Giving pilots better ability to analyse what’s in front from a far distance will enable them to plan for a better route.
To do this, Honeywell has come out with the IntuVue 3D weather radar which improves strategic rerouting and tactical manoeuvring using state-of-the-art technologies that allow pilots to find the most efficient route for improved fuel efficiency and passenger safety.
This uses 3D volumetric scanning and pulse compression technologies to provide a complete view of the weather from zero 18,288m across a 592km detection range.
“The radar’s weather analysis tools help pilots better understand weather hazards and calculate the best strategic and tactical responses,” says Johnson.
The unique display capability combines both weather and terrain data to provide a more intuitive horizontal and virtual view of upcoming weather dynamics — reducing or eliminating unnecessary route deviations.
“Pilots can select individual slices of the airspace including specific range, azimuth or altitude displays to make more informed routing and manoeuvring decisions,” he adds.
These features have demonstrated a 26 per cent improvement in weather hazard detection over conventional radar systems.
ON THE RUNWAY
Among other aspects of making planes safer are to ensure better handling on the runway and during landing.
“Runway safety is a key concern in the airline industry. Managing it is a dynamic process that involves measuring runway incursions and excursions, and understanding those factors that lead to such incidents,” says Honeywell Aerospace chief test pilot and site leader Joseph Duval.
Runway incursions and excursions have a variety of causes and are often the result of a combination of factors.
“When there is limited visibility, poor lighting, bad weather, inadequate paint lines, confusing signs or any combination of these factors, there is a greater risk of an accident,” says Duval.
There are approximately 29 global runway excursions each year, primarily caused by lack of situational awareness and human error.
Runway excursions represent 96 per cent of the total runway-related accidents, and 80 per cent of those runway excursions have resulted in fatalities.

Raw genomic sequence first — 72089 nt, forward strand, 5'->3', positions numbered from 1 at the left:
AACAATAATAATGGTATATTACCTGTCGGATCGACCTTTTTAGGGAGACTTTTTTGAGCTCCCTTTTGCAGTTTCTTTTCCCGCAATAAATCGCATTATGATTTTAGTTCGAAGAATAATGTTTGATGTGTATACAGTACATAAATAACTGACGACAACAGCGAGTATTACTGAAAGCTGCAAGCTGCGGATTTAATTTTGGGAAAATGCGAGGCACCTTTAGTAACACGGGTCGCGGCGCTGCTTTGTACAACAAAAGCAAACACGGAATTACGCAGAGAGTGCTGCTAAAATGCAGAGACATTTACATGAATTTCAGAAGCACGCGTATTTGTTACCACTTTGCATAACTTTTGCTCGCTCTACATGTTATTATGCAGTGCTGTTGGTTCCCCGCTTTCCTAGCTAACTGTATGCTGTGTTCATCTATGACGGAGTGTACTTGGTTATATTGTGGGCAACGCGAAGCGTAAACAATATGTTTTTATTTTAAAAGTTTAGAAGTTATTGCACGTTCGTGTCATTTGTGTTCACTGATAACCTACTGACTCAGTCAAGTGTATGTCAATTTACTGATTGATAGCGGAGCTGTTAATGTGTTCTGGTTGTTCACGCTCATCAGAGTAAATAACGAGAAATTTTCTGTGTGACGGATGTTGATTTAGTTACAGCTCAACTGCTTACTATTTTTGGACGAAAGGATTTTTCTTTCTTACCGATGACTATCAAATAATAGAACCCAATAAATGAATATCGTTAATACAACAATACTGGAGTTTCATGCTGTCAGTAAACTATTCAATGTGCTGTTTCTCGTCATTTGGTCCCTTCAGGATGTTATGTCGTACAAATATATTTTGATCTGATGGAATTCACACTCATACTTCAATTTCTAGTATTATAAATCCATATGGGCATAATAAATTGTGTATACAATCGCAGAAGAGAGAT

Designed to break the chain of events leading to either a runway incursion or a runway excursion, SmartRunway is the next generation of Runway Awareness and Advisory System, and now includes new advisories and visual messaging.
Runway excursions are caused when an aircraft is approaching the runway too high or too fast or not properly configured for landing, therefore causing a hard or long landing.
Honeywell’s new SmartLanding, meanwhile, improves flight safety and helps reduce the risk of a runway excursion by alerting crew members if the aircraft is going too fast, too high or going to incur a long landing.
ENHANCED WARNING SYSTEM
Another safety technology that Honeywell showcased was the Enhanced Ground Proximity Warning Systems (EGPWS).
This is among the most advanced and powerful Class A Terrain Awareness and Warning Systems available for commercial air transport to reduce the risk of Controlled Flight into Terrain and Approach-and-Landing Accidents.
For example, the EGPWS uses aircraft inputs such as position, attitude, air speed and glide slope together with internal terrain, obstacles, and airport databases to predict a potential conflict between the aircraft’s flight path and terrain or an obstacle.
The system monitors the airplane’s location and altitude, providing a map-type display of surrounding terrain and obstacles, and sounds visual and audible alerts if the aircraft approaches too close to terrain, a body of water or a tall structure.
The product covers 100 per cent of the Earth’s terrain, the ever-expanding database currently includes 12,000 airports with 30,000 runways and 108,000 man-made obstacles.
During the media visit event in Phoenix, journalists were taken on a test flight to see the flight safety instruments at work.